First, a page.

Maine has an economy in transition. Although we have lost many manufacturing jobs over
the past 30 years, we have not lost our industrial base. The manufacturing sector as a percentage of our economy has stayed the same since 2000, and some manufacturing industries, like food and electronic products, are growing. So are industries like health care.
As our economy changes, we need to adapt our workforce training systems to meet the new demands and make the most of our training resources. This is particularly true of the federal funds Maine receives under the Workforce Investment Act, or WIA.
Upon taking office, Gov. Paul LePage reviewed this workforce training system, administered by what is now called the State Workforce Investment Board, and determined that too many funds were being spent on overhead and administrative costs. In fact, only 15 percent of the federal WIA dollars received by the state that year were used to train workers for in-demand jobs. Because of the governor’s attention, we have been able to nudge that figure higher in the past year, but it is not enough.
We hear a lot of talk lately about “workforce development.” What does that mean? It means crafting a system that is responsive to the marketplace, identifying areas of opportunity and growth and providing workers with the skills matching those opportunities. Workers laid off from an industry in decline must be connected with training for an in-demand job. We know Mainers are hard workers. But the willingness to work hard is not enough to open the door to employment in today’s businesses. Training is the key that can open the door to a new career and future success.
Therefore, our state’s training system must make the most of every penny so that we know we are creating a workforce that can sustain and attract more businesses, opening more opportunities for others. We can no longer afford a system that privileges turf wars over the skills and abilities that will generate economic growth for our families and communities.
The new structure would create consistency of opportunity and services for all citizens through statewide policy development while increasing the local and industry input that guides those policies. It will also increase business awareness of, and input into, workforce development, connecting employers with more trained workers and maximizing the efficiency of current training programs throughout the system — including local CareerCenters, service providers such as Goodwill, the community college and university systems, apprenticeships and many quality programs both public and private.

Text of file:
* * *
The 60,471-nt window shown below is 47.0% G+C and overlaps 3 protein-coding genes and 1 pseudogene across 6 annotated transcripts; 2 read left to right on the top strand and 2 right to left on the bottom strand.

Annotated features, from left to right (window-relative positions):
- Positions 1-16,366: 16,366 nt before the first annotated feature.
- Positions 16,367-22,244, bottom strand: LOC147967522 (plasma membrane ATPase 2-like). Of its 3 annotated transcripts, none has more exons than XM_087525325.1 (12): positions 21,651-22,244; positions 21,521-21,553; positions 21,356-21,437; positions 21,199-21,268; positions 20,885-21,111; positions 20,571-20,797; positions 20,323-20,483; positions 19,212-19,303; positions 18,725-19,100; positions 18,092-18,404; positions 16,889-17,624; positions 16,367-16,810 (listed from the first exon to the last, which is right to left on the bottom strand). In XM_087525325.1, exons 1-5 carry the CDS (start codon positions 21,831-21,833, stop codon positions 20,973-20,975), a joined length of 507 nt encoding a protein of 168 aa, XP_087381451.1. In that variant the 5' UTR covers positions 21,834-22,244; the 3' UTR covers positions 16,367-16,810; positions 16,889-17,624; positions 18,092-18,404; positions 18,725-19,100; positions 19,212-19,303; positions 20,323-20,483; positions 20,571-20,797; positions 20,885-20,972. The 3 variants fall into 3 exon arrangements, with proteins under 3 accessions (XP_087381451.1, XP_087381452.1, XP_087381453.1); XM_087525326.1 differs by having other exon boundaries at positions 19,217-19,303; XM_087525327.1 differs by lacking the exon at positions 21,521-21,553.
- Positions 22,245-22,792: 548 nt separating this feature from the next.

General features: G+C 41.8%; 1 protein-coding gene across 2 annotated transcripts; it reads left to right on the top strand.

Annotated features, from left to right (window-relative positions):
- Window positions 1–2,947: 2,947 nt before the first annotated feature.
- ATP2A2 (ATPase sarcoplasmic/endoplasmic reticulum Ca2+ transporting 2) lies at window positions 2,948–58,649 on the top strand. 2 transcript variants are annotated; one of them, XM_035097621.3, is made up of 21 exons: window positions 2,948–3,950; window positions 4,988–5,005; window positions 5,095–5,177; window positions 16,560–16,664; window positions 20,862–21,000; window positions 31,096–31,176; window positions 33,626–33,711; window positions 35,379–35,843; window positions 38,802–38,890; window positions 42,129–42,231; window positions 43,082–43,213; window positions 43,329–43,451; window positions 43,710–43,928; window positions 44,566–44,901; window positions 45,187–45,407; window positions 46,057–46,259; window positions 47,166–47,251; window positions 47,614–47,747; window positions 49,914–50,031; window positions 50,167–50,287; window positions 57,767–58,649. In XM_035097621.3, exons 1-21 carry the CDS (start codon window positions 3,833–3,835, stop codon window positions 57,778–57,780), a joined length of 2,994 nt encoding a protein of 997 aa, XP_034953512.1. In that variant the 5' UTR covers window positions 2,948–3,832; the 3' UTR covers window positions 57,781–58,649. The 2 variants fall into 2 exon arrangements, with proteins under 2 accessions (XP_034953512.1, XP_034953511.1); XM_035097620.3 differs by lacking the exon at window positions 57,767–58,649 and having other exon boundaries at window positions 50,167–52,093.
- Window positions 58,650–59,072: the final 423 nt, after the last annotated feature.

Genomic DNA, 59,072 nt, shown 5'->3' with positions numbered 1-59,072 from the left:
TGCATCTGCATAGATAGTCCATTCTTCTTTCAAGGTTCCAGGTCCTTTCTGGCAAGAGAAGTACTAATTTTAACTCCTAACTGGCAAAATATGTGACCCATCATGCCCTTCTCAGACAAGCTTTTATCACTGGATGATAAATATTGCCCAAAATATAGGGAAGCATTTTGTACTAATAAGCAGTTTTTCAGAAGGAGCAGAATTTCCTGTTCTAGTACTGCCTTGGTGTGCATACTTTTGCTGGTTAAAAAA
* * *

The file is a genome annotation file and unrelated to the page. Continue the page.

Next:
Two key elements of the proposed system involve industry partnerships and a new public-private partnership with local and regional Chambers of Commerce. The State Workforce Investment Board will connect with the Chambers in eight regions. The Chambers, existing business intermediaries with an established communication network, can help increase local business participation in the system.
Industry partnerships will improve our identification of and response to workforce needs. A small- or medium-sized business might only need one or two workers a year with certain skills, but in aggregate, employers in a particular region could have enough demand to justify a class at a local community college. Partnership with the Maine Manufacturers Association, for example, can improve identification of jobs that are going unfilled and for which we should provide training. Input from industry might lead to the creation of a course for a state college or an apprenticeship program to meet an industry’s ongoing needs.
The State Workforce Investment Board’s plan sets a new course for Maine’s workforce. Our partners in the K-12 and higher educational systems, in industry associations, in the Chambers and in individual business have a seat at this table and have provided significant and valuable input. However, we need to demonstrate to the U.S. Department of Labor that this new plan has a wider base of support. We are currently in the public comment period, and we ask you, as a Maine citizen, to review our plan and weigh in on it.
Bringing the players in our workforce development system together with businesses and increasing local input is a challenge. However, it must be done. We have a tremendous opportunity not only to improve the earning power of hardworking people, but also to make finding qualified staff easier for businesses. Coupled with the LePage administration’s other reforms, we will attract more businesses to our state, creating more jobs and benefiting our economy.
Jeanne Shorey Paquette was sworn in as Commissioner of Labor in September 2012. She brings with her more than 20 years’ experience in human resources and workforce development. She served for the past year as deputy commissioner of the Department of Labor.